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Rural broadband has long been a concern of Missouri lawmakers, but many small communities find themselves struggling to afford the necessary resources. A new Senate bill aims to change that.
SB 108, pre-filed this month by Sen. Mike Cierpiot, would allow two or more municipalities to form a broadband infrastructure improvement district together. The combined district would be able to contract with local providers and fund their operation through grants, bonds, or a sales tax under 1 percent.
Cierpiot said the bill would present communities with the option to work together and pool their resources.
“It’s a little like a TIFF or a taxing district — it can be used to generate enough revenue so they can build the backbone stricture they need,” Cierpiot told The Missouri Times. “The federal government is trying to do this sort of thing with grants, but Missouri is a big state, and there’s only a finite amount of money. This bill would allow jurisdictions to work together and try to help their citizens.”
Cierpiot, who spent nearly 40 years for AT&T as a network engineer, said many rural communities struggle to afford the equipment needed to build their infrastructure.
“Our state struggles with broadband access in its rural areas,” he said. “In this modern world, it’s very difficult for these areas to do well without that basic tool. Some of these rural areas are so small that they’ll never be part of the network because they just can’t afford the equipment — terminals can be very expensive, so areas that are not so heavily populated have difficulty getting something deployed without public support and funds.”
Cierpiot said he lived in a city where internet access wasn’t difficult to come by, but the same could not be said for many of the state’s rural areas. He noted that expanding internet access was a concern shared by the governor, constituents, and the legislature alike.
“For people that still don’t have access, it’s really a roadblock,” he said. “It’s getting to be more and more important over time. If we’re ever going to get to rural areas caught up economically, it’s kind of a basic thing to have. While a lot of areas way out may still have trouble making it work, but a lot of these areas have a higher population density and the distance wouldn’t be so great. If we could just get the funding for it, there’s a real chance it would help the problem.”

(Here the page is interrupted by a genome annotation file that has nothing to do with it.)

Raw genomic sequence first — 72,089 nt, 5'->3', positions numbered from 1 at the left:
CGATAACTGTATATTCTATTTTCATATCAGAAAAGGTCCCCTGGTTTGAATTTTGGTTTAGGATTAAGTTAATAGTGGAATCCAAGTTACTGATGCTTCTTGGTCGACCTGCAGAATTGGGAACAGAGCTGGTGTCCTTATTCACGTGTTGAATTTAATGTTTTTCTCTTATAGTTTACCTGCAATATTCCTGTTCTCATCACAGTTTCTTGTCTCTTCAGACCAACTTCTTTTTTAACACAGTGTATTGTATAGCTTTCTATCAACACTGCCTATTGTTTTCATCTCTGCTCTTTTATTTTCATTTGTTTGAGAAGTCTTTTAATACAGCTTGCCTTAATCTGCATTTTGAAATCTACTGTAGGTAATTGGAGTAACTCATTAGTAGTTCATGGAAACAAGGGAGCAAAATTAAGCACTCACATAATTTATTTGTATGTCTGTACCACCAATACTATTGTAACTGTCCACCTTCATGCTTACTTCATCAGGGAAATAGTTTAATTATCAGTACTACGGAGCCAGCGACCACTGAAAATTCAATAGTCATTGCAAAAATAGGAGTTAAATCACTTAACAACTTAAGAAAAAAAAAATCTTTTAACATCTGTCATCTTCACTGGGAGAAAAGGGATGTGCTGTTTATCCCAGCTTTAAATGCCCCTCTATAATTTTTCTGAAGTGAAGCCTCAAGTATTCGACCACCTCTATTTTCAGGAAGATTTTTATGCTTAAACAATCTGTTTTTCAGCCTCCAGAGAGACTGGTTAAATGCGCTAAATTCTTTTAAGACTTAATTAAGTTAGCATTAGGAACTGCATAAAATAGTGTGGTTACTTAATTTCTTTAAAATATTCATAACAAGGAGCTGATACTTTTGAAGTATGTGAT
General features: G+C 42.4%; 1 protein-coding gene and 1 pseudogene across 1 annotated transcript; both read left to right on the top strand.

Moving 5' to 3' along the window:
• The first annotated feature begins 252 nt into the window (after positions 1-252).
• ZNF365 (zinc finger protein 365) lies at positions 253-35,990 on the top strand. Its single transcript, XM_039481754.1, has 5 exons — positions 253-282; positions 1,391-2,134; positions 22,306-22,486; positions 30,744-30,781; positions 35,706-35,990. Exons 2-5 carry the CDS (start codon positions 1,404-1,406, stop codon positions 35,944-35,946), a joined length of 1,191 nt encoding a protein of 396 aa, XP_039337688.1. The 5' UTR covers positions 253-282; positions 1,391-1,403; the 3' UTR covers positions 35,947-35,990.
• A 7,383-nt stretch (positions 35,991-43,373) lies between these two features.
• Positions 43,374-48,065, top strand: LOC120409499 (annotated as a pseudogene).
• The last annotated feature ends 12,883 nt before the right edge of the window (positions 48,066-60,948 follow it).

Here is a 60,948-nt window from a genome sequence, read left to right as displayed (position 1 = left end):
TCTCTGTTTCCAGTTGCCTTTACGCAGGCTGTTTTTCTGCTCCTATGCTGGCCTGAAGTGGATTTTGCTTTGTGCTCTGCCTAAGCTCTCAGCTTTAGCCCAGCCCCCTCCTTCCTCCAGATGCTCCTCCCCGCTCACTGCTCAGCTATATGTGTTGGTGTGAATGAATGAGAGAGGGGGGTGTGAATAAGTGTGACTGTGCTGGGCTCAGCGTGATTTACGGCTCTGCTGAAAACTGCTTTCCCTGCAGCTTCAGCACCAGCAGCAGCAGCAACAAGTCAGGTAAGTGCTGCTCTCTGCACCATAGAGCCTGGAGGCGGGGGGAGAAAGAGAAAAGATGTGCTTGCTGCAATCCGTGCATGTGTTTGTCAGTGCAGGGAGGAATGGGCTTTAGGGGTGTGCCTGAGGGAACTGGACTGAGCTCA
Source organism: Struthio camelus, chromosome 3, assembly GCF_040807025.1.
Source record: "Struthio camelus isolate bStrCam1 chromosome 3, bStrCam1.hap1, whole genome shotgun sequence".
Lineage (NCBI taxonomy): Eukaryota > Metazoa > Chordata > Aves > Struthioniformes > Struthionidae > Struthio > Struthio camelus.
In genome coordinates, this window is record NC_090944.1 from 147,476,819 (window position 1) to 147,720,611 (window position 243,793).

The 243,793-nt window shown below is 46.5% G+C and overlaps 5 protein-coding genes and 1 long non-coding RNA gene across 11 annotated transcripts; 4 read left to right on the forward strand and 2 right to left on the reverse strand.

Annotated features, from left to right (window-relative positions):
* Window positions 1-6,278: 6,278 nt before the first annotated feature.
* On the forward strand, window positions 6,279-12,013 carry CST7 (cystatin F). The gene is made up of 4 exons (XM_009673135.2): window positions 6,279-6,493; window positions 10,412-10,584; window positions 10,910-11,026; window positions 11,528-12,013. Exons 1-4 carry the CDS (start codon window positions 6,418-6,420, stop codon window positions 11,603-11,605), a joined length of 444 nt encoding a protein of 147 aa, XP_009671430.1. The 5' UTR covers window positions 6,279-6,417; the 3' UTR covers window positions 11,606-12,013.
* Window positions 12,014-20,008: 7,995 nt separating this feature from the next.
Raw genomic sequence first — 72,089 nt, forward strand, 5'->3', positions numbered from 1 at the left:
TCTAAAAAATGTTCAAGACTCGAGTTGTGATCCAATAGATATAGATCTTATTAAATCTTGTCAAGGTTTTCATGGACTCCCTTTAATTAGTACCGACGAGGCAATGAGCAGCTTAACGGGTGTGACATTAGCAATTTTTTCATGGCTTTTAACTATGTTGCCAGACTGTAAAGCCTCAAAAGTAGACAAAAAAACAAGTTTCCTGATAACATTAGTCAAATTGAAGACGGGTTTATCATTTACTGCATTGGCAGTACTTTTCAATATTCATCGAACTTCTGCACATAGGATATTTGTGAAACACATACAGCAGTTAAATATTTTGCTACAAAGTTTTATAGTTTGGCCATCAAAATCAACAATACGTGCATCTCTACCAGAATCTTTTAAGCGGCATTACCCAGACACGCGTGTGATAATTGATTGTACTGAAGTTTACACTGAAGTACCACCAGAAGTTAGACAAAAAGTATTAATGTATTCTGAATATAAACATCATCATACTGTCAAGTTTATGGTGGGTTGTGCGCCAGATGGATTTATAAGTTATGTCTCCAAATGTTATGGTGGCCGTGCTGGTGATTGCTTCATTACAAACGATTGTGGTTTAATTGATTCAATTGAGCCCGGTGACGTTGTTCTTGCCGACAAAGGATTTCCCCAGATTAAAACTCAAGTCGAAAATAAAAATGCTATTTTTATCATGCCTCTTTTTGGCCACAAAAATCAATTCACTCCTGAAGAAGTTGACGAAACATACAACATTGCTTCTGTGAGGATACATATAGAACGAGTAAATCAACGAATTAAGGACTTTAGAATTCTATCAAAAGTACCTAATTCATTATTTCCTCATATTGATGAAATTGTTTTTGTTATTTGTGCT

Cierpiot said the challenges to work and education presented by the COVID-19 pandemic made internet access an even greater need than in prior years.
“Especially with schools shutting down in many areas and kids absolutely needing broadband to do their schoolwork, I think there’s a bigger demand and need for it than ever before,” he said. “The technology we have now could work for these communities if we could get the critical mass or the funding to help offset the cost.”
With the legislative session on the horizon, Cierpiot said he was less concerned with his idea than with finding the solution that worked best for rural Missouri.
“I don’t claim to have all the answers on the bill,” he said. “I filed this to get a conversation going, and I’m completely open to other ideas, whether they’re ways to do it better or differently. We just need to do something to get this deployed out there, and if these taxing jurisdictions can combine forces it may help them do that.”
The 2021 session begins Jan. 6.
Cameron Gerber studied journalism at Lincoln University. Prior to Lincoln, he earned an associate’s degree from State Fair Community College. Cameron is a native of Eldon, Missouri.
Contact Cameron at email@example.com.